Statistical Science


Statistical Science Seminars

A seminar series covering a broad range of applied and methodological topics in Statistical Science.

*** All talks will take place online until further notice ***

Usual time: Thursdays 14:00-15:00

Location: Zoom

Please email thomas dot bartlett dot 10 at ucl dot ac dot uk to join the mailing list, and receive the links to the talks.

Recent talks

Please subscribe to our Youtube channel, to view some recent talks from the series:


Upcoming talks


18 Feb 2021: Jim Griffin (UCL) - Survival regression models with dependent Bayesian nonparametric priors

I will present a novel Bayesian nonparametric model for regression in survival analysis. The model builds on the neutral to the right model of Doksum (1974) and on the Cox proportional hazards} model of Kim and Lee (2003). The use of a vector of dependent Bayesian nonparametric priors allows us to efficiently model the hazard as a function of covariates whilst allowing non-proportionality. Properties of the model and inference schemes will be discussed. The method will be illustrated using simulated and real data.

Joint work with Alan Riva-Palacio (UNAM, Mexico) and Fabrizio Leisen (University of Nottingham)

25 Feb 2021: William Aeberhard (ETH Zurich / Swiss Data Science Center) - Robust Fitting and Smoothing Parameter Selection for Generalized Additive Models for Location, Scale and Shape

The validity of estimation and smoothing parameter selection for the wide class of generalized additive models for location, scale and shape (GAMLSS) relies on the correct specification of a likelihood function. Deviations from such assumptions are known to mislead inference and can hinder penalization schemes meant to ensure some degree of smoothness for non-parametric (additive, non-linear) effects. We propose a general approach to achieve robustness in fitting GAMLSSs by limiting the contribution of observations with low log-likelihood values. Robust selection of the smoothing parameters can be carried out by minimizing information criteria that naturally arise from the robustified likelihood or via an extended Fellner–Schall method, the latter which is particularly advantageous in applications with multiple smoothing parameters. We also address the challenge of tuning robust estimators for models with non-parametric effects by introducing a novel median downweighting proportion criterion. This enables a fair comparison with existing robust estimators for the special case of generalized additive models, where our estimator competes favorably. The overall good performance of our proposal is illustrated by further simulations in the GAMLSS setting and by an application to functional magnetic resonance brain imaging using bivariate smoothing splines.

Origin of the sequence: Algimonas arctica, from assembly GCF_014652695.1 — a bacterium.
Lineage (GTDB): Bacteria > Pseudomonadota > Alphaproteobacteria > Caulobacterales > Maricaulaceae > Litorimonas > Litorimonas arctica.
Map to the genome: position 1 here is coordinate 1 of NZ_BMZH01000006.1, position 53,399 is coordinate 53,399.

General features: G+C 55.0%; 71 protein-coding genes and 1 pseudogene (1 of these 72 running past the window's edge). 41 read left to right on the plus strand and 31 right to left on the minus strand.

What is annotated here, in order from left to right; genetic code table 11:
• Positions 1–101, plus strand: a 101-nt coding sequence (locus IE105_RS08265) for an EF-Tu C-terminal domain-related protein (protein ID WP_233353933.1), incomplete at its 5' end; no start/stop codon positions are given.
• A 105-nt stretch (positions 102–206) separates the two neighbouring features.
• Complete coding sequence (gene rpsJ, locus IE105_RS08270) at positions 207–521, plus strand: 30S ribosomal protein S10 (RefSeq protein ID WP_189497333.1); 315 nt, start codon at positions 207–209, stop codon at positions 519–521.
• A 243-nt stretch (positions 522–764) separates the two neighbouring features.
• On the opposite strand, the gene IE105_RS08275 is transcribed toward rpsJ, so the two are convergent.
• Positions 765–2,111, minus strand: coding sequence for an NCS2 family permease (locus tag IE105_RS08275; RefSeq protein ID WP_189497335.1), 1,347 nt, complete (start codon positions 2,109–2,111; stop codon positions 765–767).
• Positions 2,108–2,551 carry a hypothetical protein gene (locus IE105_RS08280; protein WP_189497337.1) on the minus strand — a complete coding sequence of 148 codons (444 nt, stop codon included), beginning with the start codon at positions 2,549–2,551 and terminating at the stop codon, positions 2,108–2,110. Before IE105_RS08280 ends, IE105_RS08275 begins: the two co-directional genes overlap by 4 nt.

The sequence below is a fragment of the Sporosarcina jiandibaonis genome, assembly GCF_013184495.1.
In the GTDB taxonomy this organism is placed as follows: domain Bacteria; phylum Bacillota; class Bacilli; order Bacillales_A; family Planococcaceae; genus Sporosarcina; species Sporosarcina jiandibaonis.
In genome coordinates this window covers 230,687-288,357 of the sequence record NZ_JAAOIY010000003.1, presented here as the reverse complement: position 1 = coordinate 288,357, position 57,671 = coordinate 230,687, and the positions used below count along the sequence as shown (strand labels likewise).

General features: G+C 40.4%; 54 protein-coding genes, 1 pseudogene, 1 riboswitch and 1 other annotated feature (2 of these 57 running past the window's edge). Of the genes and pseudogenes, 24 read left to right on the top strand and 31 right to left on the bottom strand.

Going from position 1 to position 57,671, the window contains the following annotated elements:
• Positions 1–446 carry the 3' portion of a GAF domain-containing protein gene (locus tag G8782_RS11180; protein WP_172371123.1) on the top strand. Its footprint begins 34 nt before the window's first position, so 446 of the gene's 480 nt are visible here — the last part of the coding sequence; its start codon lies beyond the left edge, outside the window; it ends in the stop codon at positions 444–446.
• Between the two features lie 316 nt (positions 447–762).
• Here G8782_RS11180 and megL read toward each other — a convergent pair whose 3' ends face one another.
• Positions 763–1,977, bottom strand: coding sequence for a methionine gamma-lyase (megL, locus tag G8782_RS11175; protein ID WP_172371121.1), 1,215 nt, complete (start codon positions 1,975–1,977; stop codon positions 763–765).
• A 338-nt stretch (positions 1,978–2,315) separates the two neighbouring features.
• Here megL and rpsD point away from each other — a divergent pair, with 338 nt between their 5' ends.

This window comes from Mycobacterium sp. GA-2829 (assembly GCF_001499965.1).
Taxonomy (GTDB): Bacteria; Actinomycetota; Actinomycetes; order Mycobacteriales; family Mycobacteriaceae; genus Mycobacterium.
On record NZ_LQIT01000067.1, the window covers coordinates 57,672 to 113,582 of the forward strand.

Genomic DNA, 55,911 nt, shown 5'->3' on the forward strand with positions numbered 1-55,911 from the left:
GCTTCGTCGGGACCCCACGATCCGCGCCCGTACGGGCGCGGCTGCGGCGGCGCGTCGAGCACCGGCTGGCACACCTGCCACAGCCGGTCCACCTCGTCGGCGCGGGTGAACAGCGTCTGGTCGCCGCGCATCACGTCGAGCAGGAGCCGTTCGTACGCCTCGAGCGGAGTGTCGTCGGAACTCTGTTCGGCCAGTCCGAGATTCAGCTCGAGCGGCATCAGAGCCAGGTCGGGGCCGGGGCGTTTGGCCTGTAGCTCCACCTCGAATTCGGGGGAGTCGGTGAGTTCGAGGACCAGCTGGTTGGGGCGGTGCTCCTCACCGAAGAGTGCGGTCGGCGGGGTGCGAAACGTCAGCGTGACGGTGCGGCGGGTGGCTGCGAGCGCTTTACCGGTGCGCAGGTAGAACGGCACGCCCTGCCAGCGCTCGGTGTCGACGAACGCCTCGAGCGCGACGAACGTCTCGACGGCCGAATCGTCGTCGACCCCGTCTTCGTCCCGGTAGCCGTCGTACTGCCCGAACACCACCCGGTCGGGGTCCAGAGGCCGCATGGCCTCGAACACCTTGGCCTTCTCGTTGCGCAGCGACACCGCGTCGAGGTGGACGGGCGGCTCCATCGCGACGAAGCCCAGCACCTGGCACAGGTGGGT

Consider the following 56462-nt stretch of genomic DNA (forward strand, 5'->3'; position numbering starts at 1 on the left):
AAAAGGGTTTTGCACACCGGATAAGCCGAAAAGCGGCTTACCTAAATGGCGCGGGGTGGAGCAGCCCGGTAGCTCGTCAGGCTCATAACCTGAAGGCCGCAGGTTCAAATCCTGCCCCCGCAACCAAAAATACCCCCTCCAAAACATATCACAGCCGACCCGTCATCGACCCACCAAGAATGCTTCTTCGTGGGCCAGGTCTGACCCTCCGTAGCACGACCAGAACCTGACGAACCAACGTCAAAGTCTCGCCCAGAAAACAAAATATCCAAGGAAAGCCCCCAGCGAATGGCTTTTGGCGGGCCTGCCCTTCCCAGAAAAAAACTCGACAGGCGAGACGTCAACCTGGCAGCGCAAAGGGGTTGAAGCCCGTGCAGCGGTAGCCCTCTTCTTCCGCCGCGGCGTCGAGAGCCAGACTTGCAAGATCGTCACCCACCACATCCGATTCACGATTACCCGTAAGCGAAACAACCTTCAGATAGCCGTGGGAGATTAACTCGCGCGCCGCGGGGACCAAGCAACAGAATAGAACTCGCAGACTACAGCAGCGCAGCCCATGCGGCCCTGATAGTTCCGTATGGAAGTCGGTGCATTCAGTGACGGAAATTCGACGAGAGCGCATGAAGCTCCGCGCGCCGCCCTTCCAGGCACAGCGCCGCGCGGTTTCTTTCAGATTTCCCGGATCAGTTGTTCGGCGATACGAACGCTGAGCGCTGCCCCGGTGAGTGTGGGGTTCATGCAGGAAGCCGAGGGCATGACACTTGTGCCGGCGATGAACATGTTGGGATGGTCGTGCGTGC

Joint work with Eva Cantoni (University of Geneva), Giampiero Marra (University College London), and Rosalba Radice (City, University of London)

4 Mar 2021: Swati Chandna (Birkbeck) - Nonparametric regression for multiple heterogeneous networks

Network data, and particularly collection of heterogeneous networks with covariate information, are commonly observed 

in a wide variety of applications. This has led to a growing interest in probabilistic models which not only offer generative mechanisms but are also easily estimable using existing methods. In the setting where multiple networks are observed on the same set of nodes, it is key to understand how interactions between nodes evolve within the collection. To answer questions under this setting, we propose a natural extension of the graphon model to simultaneously allow node level as well as network level heterogeneity, via a new multi-graphon function. We show how information from multiple networks can be leveraged to allow the use of standard nonparametric regression techniques for estimation of the multi-graphon function, without necessarily restricting to communities or network histogram estimators as in the existing literature. Application to two real network datasets illustrate this approach. 

Joint work with P.A. Maugis (Google).

11 Mar 2021: Roberto Cerina (Maastricht University) - Converting the Twitter API into an Online Panel via Human Intelligence to Measure Public Opinion